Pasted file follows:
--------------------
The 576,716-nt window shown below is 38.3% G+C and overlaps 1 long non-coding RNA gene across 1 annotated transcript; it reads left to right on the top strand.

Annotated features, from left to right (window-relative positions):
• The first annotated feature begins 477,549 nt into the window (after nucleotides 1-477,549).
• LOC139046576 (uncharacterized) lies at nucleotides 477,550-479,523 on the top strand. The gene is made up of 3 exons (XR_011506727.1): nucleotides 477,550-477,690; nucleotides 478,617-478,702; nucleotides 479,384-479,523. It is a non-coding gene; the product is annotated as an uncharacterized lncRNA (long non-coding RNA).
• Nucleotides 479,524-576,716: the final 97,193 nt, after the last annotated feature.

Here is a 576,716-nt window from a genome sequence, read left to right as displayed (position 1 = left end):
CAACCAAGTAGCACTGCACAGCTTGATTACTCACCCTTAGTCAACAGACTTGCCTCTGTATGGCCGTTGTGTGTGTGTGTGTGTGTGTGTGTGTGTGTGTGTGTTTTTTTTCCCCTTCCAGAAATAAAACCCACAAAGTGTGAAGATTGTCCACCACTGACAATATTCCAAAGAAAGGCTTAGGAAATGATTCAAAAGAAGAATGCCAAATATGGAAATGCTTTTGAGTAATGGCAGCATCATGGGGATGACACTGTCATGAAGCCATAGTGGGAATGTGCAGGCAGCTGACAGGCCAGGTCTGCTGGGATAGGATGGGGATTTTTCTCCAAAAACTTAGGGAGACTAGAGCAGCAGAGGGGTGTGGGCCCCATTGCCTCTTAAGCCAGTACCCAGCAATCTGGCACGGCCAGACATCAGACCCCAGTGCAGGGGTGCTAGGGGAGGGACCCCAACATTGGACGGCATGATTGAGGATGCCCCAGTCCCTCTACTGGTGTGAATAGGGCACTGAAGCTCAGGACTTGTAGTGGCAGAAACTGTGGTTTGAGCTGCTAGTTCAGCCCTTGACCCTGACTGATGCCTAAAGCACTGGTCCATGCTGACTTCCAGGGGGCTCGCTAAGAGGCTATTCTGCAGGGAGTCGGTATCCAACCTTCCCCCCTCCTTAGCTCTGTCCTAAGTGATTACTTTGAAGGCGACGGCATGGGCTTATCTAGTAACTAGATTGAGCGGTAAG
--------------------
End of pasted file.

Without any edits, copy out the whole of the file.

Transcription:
The 576,716-nt window shown below is 38.3% G+C and overlaps 1 long non-coding RNA gene across 1 annotated transcript; it reads left to right on the top strand.

Annotated features, from left to right (window-relative positions):
• The first annotated feature begins 477,549 nt into the window (after nucleotides 1-477,549).
• LOC139046576 (uncharacterized) lies at nucleotides 477,550-479,523 on the top strand. The gene is made up of 3 exons (XR_011506727.1): nucleotides 477,550-477,690; nucleotides 478,617-478,702; nucleotides 479,384-479,523. It is a non-coding gene; the product is annotated as an uncharacterized lncRNA (long non-coding RNA).
• Nucleotides 479,524-576,716: the final 97,193 nt, after the last annotated feature.

Here is a 576,716-nt window from a genome sequence, read left to right as displayed (position 1 = left end):
CAACCAAGTAGCACTGCACAGCTTGATTACTCACCCTTAGTCAACAGACTTGCCTCTGTATGGCCGTTGTGTGTGTGTGTGTGTGTGTGTGTGTGTGTGTGTGTTTTTTTTCCCCTTCCAGAAATAAAACCCACAAAGTGTGAAGATTGTCCACCACTGACAATATTCCAAAGAAAGGCTTAGGAAATGATTCAAAAGAAGAATGCCAAATATGGAAATGCTTTTGAGTAATGGCAGCATCATGGGGATGACACTGTCATGAAGCCATAGTGGGAATGTGCAGGCAGCTGACAGGCCAGGTCTGCTGGGATAGGATGGGGATTTTTCTCCAAAAACTTAGGGAGACTAGAGCAGCAGAGGGGTGTGGGCCCCATTGCCTCTTAAGCCAGTACCCAGCAATCTGGCACGGCCAGACATCAGACCCCAGTGCAGGGGTGCTAGGGGAGGGACCCCAACATTGGACGGCATGATTGAGGATGCCCCAGTCCCTCTACTGGTGTGAATAGGGCACTGAAGCTCAGGACTTGTAGTGGCAGAAACTGTGGTTTGAGCTGCTAGTTCAGCCCTTGACCCTGACTGATGCCTAAAGCACTGGTCCATGCTGACTTCCAGGGGGCTCGCTAAGAGGCTATTCTGCAGGGAGTCGGTATCCAACCTTCCCCCCTCCTTAGCTCTGTCCTAAGTGATTACTTTGAAGGCGACGGCATGGGCTTATCTAGTAACTAGATTGAGCGGTAAG